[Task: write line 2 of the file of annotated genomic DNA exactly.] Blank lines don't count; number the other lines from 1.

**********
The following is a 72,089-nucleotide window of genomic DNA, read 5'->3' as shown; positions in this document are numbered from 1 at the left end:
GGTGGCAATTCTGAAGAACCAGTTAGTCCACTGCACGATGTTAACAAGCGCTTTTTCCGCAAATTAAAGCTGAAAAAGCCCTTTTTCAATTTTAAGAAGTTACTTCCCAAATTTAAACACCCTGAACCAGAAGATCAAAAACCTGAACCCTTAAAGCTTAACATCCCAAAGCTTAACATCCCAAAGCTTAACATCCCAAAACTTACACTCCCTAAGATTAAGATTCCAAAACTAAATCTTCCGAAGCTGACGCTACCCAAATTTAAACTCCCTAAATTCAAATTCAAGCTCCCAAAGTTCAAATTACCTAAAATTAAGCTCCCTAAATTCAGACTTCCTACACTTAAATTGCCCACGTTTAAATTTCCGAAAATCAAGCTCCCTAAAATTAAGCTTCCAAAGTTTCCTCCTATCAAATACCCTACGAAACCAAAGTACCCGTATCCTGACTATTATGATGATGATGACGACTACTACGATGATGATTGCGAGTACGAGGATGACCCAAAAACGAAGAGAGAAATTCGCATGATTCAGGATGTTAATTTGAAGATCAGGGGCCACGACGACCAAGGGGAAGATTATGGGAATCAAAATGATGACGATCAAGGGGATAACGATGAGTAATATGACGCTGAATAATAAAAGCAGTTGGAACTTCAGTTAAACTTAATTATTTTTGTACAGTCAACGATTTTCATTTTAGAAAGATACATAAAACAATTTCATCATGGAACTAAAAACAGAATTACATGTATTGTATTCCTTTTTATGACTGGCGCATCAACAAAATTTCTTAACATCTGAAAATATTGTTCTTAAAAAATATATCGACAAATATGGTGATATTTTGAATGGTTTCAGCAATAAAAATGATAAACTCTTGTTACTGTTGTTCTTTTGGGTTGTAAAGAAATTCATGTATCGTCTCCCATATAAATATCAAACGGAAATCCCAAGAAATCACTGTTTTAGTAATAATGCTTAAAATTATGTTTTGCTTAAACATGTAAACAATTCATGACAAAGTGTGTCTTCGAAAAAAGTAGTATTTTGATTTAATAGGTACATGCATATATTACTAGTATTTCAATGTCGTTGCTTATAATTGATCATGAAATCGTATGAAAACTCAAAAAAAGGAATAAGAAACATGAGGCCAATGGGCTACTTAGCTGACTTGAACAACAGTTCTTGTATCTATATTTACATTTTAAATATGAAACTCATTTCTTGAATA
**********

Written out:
GGTGGCAATTCTGAAGAACCAGTTAGTCCACTGCACGATGTTAACAAGCGCTTTTTCCGCAAATTAAAGCTGAAAAAGCCCTTTTTCAATTTTAAGAAGTTACTTCCCAAATTTAAACACCCTGAACCAGAAGATCAAAAACCTGAACCCTTAAAGCTTAACATCCCAAAGCTTAACATCCCAAAGCTTAACATCCCAAAACTTACACTCCCTAAGATTAAGATTCCAAAACTAAATCTTCCGAAGCTGACGCTACCCAAATTTAAACTCCCTAAATTCAAATTCAAGCTCCCAAAGTTCAAATTACCTAAAATTAAGCTCCCTAAATTCAGACTTCCTACACTTAAATTGCCCACGTTTAAATTTCCGAAAATCAAGCTCCCTAAAATTAAGCTTCCAAAGTTTCCTCCTATCAAATACCCTACGAAACCAAAGTACCCGTATCCTGACTATTATGATGATGATGACGACTACTACGATGATGATTGCGAGTACGAGGATGACCCAAAAACGAAGAGAGAAATTCGCATGATTCAGGATGTTAATTTGAAGATCAGGGGCCACGACGACCAAGGGGAAGATTATGGGAATCAAAATGATGACGATCAAGGGGATAACGATGAGTAATATGACGCTGAATAATAAAAGCAGTTGGAACTTCAGTTAAACTTAATTATTTTTGTACAGTCAACGATTTTCATTTTAGAAAGATACATAAAACAATTTCATCATGGAACTAAAAACAGAATTACATGTATTGTATTCCTTTTTATGACTGGCGCATCAACAAAATTTCTTAACATCTGAAAATATTGTTCTTAAAAAATATATCGACAAATATGGTGATATTTTGAATGGTTTCAGCAATAAAAATGATAAACTCTTGTTACTGTTGTTCTTTTGGGTTGTAAAGAAATTCATGTATCGTCTCCCATATAAATATCAAACGGAAATCCCAAGAAATCACTGTTTTAGTAATAATGCTTAAAATTATGTTTTGCTTAAACATGTAAACAATTCATGACAAAGTGTGTCTTCGAAAAAAGTAGTATTTTGATTTAATAGGTACATGCATATATTACTAGTATTTCAATGTCGTTGCTTATAATTGATCATGAAATCGTATGAAAACTCAAAAAAAGGAATAAGAAACATGAGGCCAATGGGCTACTTAGCTGACTTGAACAACAGTTCTTGTATCTATATTTACATTTTAAATATGAAACTCATTTCTTGAATA